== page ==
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Could they finally be getting what they want? Federal legislation for clear, simple GMO labelling could be on its way. Vermont Right To Know protestors against the DARK Act in Washington DC, 2014. Photo:Cat Buxton via Flickr (CC BY-NC-SA).
Could they finally be getting what they want? Federal legislation for clear, simple GMO labelling could be on its way. Vermont Right To Know protestors against the DARK Act in Washington DC, 2014. Photo:Cat Buxton via Flickr (CC BY-NC-SA).
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LIGHT Act? Democrat senators' new GMO label law

The Ecologist

3rd March 2016

The 'Biotechnology Food Labeling Uniformity' bill has been introduced to the US Senate to require clear, simple labelling of GMOs nationwide - informing consumers while saving manufacturers from a confusing patchwork of state regulations. Could it defeat the dreaded DARK Act?

This compromise offers food companies different labeling options and ensures that all consumers - no matter where they are in the country or whether they own a smartphone - have the information they want. We urge Senators to support this proposal.

A new bill has been introduced to the US Senate to ensure that consumers can find GMO ingredient labeling on food packaging, while ensuring food producers are not subject to confusing or conflicting labeling requirements in different states.

The new legislation presents an alternative to the so-called 'Deny Americans the Right to Know' or DARK Act - a bill just approved by the Senate Agriculture Committee that would hide GM ingredient information from consumers by overturning state GMO labeling laws.

The Biotechnology Food Labeling Uniformity bill was introduced by four Democrat senators: Oregon's Senator Jeff Merkley; Vermont Senators Patrick Leahy and Jon Tester; and California's Dianne Feinstein.

"Rather than blocking consumers' access to information they want, the US Senate should move forward with a solution that works for businesses and consumers alike", said Merkley, the top Democrat on the Senate Agriculture Appropriations Subcommittee.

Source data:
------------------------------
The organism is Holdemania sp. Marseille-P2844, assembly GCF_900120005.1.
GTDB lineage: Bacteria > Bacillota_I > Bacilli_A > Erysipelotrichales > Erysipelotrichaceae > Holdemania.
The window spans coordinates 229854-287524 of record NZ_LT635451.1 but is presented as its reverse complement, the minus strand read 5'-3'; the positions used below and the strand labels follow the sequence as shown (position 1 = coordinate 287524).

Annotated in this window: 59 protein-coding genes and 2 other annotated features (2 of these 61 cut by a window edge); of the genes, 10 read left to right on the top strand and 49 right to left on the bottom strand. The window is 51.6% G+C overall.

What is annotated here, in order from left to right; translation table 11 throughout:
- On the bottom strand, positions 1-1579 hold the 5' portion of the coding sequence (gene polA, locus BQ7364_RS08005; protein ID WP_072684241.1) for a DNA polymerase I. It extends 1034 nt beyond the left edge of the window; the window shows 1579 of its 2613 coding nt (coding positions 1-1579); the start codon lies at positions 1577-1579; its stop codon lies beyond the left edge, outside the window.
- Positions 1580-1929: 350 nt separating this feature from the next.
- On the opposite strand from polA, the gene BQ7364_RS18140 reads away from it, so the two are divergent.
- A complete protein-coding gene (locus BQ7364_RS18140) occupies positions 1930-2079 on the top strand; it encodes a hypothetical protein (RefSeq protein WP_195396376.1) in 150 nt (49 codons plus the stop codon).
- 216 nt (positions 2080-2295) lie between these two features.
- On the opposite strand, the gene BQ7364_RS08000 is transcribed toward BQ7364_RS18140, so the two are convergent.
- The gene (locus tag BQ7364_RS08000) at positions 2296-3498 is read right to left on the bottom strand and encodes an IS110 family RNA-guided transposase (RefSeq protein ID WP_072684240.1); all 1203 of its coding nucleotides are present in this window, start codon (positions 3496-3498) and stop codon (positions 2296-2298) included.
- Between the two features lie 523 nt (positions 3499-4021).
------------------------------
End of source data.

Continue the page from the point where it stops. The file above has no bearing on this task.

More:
"There is a way to give consumers the information they are asking for without placing unfair or conflicting requirements on food producers. This legislation provides the common-sense pathway forward."

Telling consumers what they want to know

The Biotechnology Food Labeling and Uniformity Act would allow American consumers to see whether a food has been prepared with GM ingredients, while offering food manufacturers several options for including this information on or near the ingredients list.

This framework meets the needs of consumers, the vast majority of whom support labeling according to polls, and producers, who worry that a patchwork of state labeling laws would be costly and difficult to comply with and confusing for consumers.    

Specifically, the Biotechnology Food Labeling Uniformity Act would amend the Food Drug and Cosmetic Act to require manufacturers to disclose the presence of GM ingredients on the Nutrition Fact Panel in one of four ways:

1. Manufacturers may use a parenthesis following the relevant ingredient to indicate that this ingredient is 'Genetically Engineered'.

2. Manufacturers may identify GM ingredients with an asterisk and provide an explanation at the bottom of the ingredients list.

3. Manufacturers may simply apply a catch all statement at the end of the ingredient list stating the product was 'produced with genetic engineering'.

4. The FDA would have the authority to develop a symbol, in consultation with food manufacturers, that would clearly and conspicuously disclose the presence of GM ingredients on packaging.